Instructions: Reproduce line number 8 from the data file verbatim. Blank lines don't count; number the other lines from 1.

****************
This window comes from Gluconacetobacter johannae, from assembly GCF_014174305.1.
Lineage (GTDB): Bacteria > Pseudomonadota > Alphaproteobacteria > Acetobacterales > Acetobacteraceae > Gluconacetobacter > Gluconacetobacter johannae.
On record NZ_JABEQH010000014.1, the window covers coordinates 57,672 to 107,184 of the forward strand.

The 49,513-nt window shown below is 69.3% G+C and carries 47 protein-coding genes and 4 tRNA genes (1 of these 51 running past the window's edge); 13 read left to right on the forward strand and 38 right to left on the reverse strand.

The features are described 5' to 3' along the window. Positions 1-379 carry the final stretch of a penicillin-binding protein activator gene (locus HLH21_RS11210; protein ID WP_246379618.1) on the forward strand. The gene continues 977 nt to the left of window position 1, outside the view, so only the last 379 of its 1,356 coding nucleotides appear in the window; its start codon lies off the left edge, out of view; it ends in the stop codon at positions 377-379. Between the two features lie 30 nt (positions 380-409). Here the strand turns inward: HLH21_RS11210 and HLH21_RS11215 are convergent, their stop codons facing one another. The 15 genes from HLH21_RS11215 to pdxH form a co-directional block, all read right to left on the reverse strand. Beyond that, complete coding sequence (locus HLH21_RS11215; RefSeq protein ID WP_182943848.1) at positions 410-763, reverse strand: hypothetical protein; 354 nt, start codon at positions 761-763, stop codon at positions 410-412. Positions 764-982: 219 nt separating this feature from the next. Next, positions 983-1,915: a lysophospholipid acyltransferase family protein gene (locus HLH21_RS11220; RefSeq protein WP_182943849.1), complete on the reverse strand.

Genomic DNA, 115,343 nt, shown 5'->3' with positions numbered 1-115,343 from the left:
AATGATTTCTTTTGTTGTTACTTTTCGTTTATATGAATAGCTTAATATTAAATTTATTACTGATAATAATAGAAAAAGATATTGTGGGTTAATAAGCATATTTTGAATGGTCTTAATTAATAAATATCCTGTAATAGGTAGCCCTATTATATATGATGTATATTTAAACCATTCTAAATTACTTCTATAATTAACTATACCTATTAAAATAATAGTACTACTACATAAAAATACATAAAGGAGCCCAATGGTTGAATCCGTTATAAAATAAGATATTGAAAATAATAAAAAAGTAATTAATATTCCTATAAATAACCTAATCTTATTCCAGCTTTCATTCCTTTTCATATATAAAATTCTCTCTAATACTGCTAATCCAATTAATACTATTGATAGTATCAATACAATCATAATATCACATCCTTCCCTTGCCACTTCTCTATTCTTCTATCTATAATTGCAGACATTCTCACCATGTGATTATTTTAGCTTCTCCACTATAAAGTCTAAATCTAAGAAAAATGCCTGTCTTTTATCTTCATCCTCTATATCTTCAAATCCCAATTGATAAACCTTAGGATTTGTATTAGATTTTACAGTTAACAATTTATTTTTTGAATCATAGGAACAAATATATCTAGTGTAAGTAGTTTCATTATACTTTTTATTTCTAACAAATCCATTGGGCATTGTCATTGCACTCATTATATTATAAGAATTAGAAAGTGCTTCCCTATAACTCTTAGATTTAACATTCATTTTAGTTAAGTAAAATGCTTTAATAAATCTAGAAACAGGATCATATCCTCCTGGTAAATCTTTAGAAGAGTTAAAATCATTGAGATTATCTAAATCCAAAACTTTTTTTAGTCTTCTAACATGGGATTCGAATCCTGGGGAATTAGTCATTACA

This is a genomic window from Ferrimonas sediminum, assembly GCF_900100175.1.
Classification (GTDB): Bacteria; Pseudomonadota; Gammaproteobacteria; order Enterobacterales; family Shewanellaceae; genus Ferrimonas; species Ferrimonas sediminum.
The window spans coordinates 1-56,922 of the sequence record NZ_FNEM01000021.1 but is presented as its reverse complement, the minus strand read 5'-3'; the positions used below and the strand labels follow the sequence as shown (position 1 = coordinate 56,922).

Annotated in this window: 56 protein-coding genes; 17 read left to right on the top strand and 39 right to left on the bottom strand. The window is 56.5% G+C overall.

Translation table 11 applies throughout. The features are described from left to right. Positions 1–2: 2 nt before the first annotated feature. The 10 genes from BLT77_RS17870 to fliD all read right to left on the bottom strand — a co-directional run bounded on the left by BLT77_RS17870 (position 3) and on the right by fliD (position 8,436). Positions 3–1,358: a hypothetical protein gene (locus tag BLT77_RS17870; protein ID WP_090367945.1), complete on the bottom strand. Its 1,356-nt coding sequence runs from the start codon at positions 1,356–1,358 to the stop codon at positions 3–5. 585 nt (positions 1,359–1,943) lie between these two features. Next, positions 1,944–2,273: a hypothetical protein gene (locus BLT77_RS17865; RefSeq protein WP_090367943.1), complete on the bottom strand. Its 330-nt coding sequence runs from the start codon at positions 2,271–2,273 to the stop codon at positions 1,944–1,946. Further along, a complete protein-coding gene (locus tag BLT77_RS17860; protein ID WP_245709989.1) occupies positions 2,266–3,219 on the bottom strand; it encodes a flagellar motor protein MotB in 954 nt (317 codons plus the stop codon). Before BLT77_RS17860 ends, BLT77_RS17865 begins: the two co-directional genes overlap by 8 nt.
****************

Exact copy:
This is a genomic window from Ferrimonas sediminum, assembly GCF_900100175.1.